Data_Sheet_1_Microbial Signatures in Deep CO2-Saturated Miocene Sediments of the Active Hartoušov Mofette System (NW Czech Republic).xlsx (918.19 kB)

Data_Sheet_1_Microbial Signatures in Deep CO2-Saturated Miocene Sediments of the Active Hartoušov Mofette System (NW Czech Republic).xlsx

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posted on 14.12.2020, 05:04 by Qi Liu, Karsten Adler, Daniel Lipus, Horst Kämpf, Robert Bussert, Birgit Plessen, Hans-Martin Schulz, Patryk Krauze, Fabian Horn, Dirk Wagner, Kai Mangelsdorf, Mashal Alawi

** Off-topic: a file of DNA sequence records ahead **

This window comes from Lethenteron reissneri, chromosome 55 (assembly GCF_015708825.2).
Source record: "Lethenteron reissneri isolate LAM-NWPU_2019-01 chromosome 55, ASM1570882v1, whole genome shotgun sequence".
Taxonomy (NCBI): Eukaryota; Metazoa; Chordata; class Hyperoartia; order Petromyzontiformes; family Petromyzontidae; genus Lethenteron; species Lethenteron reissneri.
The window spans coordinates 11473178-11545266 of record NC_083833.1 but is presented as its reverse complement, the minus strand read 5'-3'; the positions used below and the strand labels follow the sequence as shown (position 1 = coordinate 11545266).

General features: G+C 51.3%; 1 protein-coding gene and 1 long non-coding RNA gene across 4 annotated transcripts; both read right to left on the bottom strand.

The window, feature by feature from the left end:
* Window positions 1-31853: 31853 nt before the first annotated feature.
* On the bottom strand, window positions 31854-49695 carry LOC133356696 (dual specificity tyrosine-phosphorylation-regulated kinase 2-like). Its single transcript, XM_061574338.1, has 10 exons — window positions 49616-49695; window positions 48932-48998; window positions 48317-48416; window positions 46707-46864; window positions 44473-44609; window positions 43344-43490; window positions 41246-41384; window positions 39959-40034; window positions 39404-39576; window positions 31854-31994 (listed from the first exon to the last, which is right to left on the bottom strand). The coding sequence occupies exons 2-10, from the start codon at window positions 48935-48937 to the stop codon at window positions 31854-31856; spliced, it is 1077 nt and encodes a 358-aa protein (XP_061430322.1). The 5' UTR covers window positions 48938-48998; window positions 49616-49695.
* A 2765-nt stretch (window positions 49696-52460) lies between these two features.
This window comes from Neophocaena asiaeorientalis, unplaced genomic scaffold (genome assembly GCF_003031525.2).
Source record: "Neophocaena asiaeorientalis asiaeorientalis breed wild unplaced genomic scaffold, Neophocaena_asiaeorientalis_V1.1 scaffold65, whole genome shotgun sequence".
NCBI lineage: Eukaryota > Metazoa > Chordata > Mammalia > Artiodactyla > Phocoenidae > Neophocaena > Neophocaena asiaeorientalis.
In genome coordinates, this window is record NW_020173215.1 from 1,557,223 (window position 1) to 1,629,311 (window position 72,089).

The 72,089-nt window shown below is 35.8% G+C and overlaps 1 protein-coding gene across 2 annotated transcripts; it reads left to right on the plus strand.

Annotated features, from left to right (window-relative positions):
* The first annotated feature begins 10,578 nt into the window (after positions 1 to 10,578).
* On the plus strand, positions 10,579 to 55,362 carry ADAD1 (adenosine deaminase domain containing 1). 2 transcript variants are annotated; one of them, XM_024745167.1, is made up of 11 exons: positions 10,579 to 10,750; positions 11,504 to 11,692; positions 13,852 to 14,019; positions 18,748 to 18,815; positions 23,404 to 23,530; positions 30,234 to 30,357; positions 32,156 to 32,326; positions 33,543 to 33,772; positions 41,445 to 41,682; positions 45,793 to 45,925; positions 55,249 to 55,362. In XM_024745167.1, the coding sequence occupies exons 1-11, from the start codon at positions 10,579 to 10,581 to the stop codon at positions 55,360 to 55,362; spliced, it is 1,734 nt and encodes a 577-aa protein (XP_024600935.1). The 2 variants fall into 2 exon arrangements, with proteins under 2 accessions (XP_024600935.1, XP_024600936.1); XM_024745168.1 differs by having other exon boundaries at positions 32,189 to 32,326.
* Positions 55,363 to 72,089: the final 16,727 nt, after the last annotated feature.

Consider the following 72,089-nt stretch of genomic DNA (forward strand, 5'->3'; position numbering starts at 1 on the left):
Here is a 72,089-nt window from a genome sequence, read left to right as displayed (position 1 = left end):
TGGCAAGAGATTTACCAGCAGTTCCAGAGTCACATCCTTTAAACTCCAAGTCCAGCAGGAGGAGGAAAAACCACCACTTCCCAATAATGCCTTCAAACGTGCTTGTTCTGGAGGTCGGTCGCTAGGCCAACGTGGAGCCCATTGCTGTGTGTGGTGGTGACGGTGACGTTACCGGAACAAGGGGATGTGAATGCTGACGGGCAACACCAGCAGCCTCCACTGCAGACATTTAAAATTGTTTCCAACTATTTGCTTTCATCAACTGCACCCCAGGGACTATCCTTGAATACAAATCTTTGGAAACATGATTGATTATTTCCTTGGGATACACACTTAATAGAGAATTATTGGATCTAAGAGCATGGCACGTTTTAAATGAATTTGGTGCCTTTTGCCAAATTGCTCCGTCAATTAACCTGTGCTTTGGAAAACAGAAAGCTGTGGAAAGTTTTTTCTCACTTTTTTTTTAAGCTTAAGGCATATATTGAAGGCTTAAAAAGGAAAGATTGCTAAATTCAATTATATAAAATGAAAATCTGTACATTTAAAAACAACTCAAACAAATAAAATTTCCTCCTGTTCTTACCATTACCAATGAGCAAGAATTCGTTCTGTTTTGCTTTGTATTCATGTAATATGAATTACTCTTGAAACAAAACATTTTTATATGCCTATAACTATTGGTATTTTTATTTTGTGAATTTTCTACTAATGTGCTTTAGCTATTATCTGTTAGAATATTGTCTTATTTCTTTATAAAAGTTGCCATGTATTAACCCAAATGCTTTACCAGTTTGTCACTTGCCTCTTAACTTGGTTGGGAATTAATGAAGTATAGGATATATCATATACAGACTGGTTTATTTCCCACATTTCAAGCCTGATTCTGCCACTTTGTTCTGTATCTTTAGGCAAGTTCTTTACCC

The Hartoušov mofette system is a natural CO2 degassing site in the central Cheb Basin (Eger Rift, Central Europe). In early 2016 a 108 m deep core was obtained from this system to investigate the impact of ascending mantle-derived CO2 on indigenous deep microbial communities and their surrounding life habitat. During drilling, a CO2 blow out occurred at a depth of 78.5 meter below surface (mbs) suggesting a CO2 reservoir associated with a deep low-permeable CO2-saturated saline aquifer at the transition from Early Miocene terrestrial to lacustrine sediments. Past microbial communities were investigated by hopanoids and glycerol dialkyl glycerol tetraethers (GDGTs) reflecting the environmental conditions during the time of deposition rather than showing a signal of the current deep biosphere. The composition and distribution of the deep microbial community potentially stimulated by the upward migration of CO2 starting during Mid Pleistocene time was investigated by intact polar lipids (IPLs), quantitative polymerase chain reaction (qPCR), and deoxyribonucleic acid (DNA) analysis. The deep biosphere is characterized by microorganisms that are linked to the distribution and migration of the ascending CO2-saturated groundwater and the availability of organic matter instead of being linked to single lithological units of the investigated rock profile. Our findings revealed high relative abundances of common soil and water bacteria, in particular the facultative, anaerobic and potential iron-oxidizing Acidovorax and other members of the family Comamonadaceae across the whole recovered core. The results also highlighted the frequent detection of the putative sulfate-oxidizing and CO2-fixating genus Sulfuricurvum at certain depths. A set of new IPLs are suggested to be indicative for microorganisms associated to CO2 accumulation in the mofette system.

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